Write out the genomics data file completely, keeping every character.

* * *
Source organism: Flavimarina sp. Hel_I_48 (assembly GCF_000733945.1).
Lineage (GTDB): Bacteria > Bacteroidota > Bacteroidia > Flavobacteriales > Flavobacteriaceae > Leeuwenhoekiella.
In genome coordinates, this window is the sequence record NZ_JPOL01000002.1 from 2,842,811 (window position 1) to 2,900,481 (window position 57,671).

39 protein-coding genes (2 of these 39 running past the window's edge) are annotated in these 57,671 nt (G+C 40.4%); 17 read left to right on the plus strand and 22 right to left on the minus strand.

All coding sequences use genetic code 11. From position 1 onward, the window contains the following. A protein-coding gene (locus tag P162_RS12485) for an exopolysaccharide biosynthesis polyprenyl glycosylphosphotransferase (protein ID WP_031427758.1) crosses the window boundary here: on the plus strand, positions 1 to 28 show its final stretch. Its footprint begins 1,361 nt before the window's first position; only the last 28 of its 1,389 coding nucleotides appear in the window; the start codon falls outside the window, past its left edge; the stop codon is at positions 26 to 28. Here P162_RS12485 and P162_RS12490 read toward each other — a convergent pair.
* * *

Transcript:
Source organism: Flavimarina sp. Hel_I_48 (assembly GCF_000733945.1).
Lineage (GTDB): Bacteria > Bacteroidota > Bacteroidia > Flavobacteriales > Flavobacteriaceae > Leeuwenhoekiella.
In genome coordinates, this window is the sequence record NZ_JPOL01000002.1 from 2,842,811 (window position 1) to 2,900,481 (window position 57,671).

39 protein-coding genes (2 of these 39 running past the window's edge) are annotated in these 57,671 nt (G+C 40.4%); 17 read left to right on the plus strand and 22 right to left on the minus strand.

All coding sequences use genetic code 11. From position 1 onward, the window contains the following. A protein-coding gene (locus tag P162_RS12485) for an exopolysaccharide biosynthesis polyprenyl glycosylphosphotransferase (protein ID WP_031427758.1) crosses the window boundary here: on the plus strand, positions 1 to 28 show its final stretch. Its footprint begins 1,361 nt before the window's first position; only the last 28 of its 1,389 coding nucleotides appear in the window; the start codon falls outside the window, past its left edge; the stop codon is at positions 26 to 28. Here P162_RS12485 and P162_RS12490 read toward each other — a convergent pair.